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A roundup of news on sporting events, people and places in Southeast Michigan by columnist Jim Evans.

Wednesday, June 29, 2011

No tears in this Brian's song

ROYAL OAK - Role models aren’t always presented on pedestals in burnished brass. They are not forever remembered in monuments fashioned from white granite.
Sometimes they are flesh and blood and arrive with a whistle around their necks. They might have a basketball in their hands or maybe it is a football.
They can be physical education teachers. They can be coaches. Often, they can be both.
“Sports, and baseball in particular, have always been my life,” said Brian Gordon. “I had a lot of people who influenced me when I was younger. Dick Moore in particular when I was growing up in Clawson. He was a phys ed teacher and a football coach. He had a huge impact on me. I always looked up to him. I had him as a teacher and coach all the way through junior high and high school. He was my coach in football and basketball and I wanted to be like him.”
Moore was the varsity football coach at Clawson High for years. Gordon is a Clawson High grad.
It was not just Moore who influenced Gordon, either. So did coaches like Steve Balowski and Ray Podulka.
Balowski is a member of the Michigan High School Baseball Coaches Association’s Hall of Fame. So, too, is Gordon. He was inducted as a member of the Class of 2011, along with Robert Gast of Lansing Sexton, Bob Kreszyn of Trenton, Dick VanderKamp of Grand Rapids Christian, and Glen Lake’s Randy Weber.
When Gordon got to Central Michigan University where he pitched, baseball coach Den Kreiner played a big role in his life. When he began his coaching career at Royal Oak Kimball, Hall of Famer Frank Clouser was also very influential.
Few, if any, influenced Gordon as much as his father, Bob, who was his coach through youth leagues and  Connie Mack baseball.
“My dad was in sales,” said Brian Gordon. “He owned a tropical fish store, Clearwater Tropical Fish, at the corner of 14 Mile and Main in Clawson for 20 years. He was also in the Clawson Fire Department. My dad was basically my only coach until I was 14.
“Later, when I was coaching myself, dad would come to my games and afterwards, he was always full of criticism,” said Brian Gordon, laughing. “Dad was big on throwing inside. He’d tell me that my pitchers had to hit a couple of kids to let the other team know the plate was ours.”
Bob Gordon died in 2003.
“He smoked like a chimney. He’d smoke between innings when he was coaching, and leave the cigarette burning in the dugout. If he could, he would’ve taken a cigarette out to the third base coach’s box with him,” said Brian Gordon.
Brian Gordon is just finishing up his first year as the athletic director and an assistant principal at Royal Oak High School. Previously, he had always been a coach and a physical education teacher. The job change meant he could no longer coach. Chris Lau is now the baseball coach at Royal Oak.
Gordon spent 20 years coaching baseball, first at Royal Oak Kimball and then Royal Oak High after Kimball and Dondero merged.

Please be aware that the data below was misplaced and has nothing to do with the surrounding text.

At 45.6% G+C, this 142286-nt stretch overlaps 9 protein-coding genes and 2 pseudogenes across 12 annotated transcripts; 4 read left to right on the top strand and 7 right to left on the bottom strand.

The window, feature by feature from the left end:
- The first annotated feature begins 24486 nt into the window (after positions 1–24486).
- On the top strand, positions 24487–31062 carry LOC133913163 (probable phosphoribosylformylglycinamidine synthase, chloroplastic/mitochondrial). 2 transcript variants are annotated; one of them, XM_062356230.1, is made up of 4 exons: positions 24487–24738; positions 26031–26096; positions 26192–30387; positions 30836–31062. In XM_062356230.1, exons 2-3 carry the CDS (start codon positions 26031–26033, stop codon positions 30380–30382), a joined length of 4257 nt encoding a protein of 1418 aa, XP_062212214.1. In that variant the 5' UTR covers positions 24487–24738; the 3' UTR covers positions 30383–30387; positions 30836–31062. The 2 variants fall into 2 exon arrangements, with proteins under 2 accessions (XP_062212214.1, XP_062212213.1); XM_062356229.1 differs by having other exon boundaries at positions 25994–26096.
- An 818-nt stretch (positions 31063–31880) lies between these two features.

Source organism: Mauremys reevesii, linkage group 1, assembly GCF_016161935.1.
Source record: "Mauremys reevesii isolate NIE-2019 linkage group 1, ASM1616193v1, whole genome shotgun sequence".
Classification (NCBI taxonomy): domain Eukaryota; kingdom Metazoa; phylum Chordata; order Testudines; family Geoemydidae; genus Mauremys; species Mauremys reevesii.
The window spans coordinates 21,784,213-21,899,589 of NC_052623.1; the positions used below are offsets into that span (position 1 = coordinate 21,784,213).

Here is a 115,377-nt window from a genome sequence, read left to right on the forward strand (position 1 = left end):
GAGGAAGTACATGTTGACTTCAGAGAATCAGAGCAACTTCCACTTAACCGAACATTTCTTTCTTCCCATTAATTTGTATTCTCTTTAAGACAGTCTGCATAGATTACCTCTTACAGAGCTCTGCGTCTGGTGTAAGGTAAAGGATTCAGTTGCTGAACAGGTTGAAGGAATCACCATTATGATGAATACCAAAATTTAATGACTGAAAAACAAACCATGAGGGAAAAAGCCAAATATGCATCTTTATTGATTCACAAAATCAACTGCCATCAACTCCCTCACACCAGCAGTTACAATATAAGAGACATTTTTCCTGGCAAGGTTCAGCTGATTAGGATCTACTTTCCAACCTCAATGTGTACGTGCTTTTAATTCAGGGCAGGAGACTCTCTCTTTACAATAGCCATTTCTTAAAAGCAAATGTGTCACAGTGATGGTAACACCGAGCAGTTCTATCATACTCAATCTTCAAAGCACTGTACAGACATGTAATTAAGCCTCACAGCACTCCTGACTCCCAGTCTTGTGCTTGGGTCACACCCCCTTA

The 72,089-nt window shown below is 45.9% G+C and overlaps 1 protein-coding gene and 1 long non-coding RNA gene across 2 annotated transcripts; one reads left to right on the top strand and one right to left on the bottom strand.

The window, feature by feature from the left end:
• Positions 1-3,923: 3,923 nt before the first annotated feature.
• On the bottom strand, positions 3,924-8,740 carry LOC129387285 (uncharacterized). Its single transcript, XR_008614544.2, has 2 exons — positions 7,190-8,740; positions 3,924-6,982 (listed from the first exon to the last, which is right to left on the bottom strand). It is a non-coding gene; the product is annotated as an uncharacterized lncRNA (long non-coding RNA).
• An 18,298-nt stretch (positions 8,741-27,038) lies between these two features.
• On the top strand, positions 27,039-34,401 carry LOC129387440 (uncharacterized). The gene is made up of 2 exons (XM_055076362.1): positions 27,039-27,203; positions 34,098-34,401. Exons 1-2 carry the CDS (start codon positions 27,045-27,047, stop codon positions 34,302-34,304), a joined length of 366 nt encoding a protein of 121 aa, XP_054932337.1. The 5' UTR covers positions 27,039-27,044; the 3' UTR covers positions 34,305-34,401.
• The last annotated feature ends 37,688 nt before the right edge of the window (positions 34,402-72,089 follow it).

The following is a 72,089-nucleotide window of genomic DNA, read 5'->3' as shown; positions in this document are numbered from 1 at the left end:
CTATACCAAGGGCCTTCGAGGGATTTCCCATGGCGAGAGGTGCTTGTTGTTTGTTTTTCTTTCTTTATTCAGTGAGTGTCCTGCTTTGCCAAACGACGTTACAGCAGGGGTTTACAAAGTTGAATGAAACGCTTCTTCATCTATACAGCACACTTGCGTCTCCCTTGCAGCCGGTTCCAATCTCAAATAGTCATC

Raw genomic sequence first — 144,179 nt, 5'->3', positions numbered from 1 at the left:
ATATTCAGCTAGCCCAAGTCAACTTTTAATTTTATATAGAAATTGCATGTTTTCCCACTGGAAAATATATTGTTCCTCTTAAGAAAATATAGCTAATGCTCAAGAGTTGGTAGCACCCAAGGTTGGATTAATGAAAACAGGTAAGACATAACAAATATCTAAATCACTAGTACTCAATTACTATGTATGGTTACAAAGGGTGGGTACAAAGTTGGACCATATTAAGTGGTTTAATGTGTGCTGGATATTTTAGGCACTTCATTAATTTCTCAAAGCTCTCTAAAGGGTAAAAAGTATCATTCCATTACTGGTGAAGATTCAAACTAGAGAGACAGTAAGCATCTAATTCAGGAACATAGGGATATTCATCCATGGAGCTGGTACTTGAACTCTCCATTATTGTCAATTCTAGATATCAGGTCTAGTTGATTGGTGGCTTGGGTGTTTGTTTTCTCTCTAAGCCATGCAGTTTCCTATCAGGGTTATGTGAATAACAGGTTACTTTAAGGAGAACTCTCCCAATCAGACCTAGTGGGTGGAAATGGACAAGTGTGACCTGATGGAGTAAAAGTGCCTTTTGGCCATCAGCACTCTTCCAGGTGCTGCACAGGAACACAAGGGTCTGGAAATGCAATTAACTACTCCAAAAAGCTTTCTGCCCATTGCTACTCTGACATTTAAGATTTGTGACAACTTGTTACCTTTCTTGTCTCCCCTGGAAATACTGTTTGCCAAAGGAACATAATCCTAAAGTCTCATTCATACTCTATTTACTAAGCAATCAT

He was the junior varsity coach under Clouser for five years, and then took over the program from the Hall of Fame coach.
“Frank came to the Hall of Fame banquet,” said Gordon. “I learned so much from him. One of the most important lessons is that you learn a lot more with your eyes and ears than you do your mouth. It was an honor and privilege working with Frank. I got to eat lunch with him every day for five years, and if you think you know a lot about the game of baseball or coaching, all you have to do is talk to Frank to discover how little you really do know.”
In 15 years of coaching at the varsity level, Gordon’s teams only had two seasons below .500. One of those came in 1998 when the Kimball Knights went 11-22.
“I had a meeting with (Athletic Director) Chuck Jones after that season, and he asked me what  should I have done differently? We’d had a good season the year before, had beaten Brother Rice in the tournament, and had a nice tournament run after that. Consequently, I’d set up a schedule that Chuck knew was too tough. He knew we would get it handed to us, but he let me learn on my own.
“One thing about Frank; when I took the program over, he did not hover. He watched his son (Andy) play at Troy. Frank had built the baseball program at Kimball. It was his baby. I was thankful we were able to carry the torch and were able to be competitive.”
Gordon’s career record was 311-189. His teams won five district championships, a pair of regional titles, and advanced to the quarterfinals.
“I was proud of the fact that we always put a competitive team on the field,” he said. “Our kids expected to win every day. I know there were times when other teams could not figure out how Royal Oak Kimball or Royal Oak High beat them because they might have been more talented, but it was because we out-worked them.
“I am proudest of the fact that many of my players went on to become doctors, attorneys, architects, teachers and successful family men. I loved it when they came back and stood behind the backstop; that they cared enough to come back,” said Gordon.
Brian Gordon is a Clawson High graduate. He is also a member of the MHSBCA Hall of Fame Class of 2011. Both deserve hearty congratulations.


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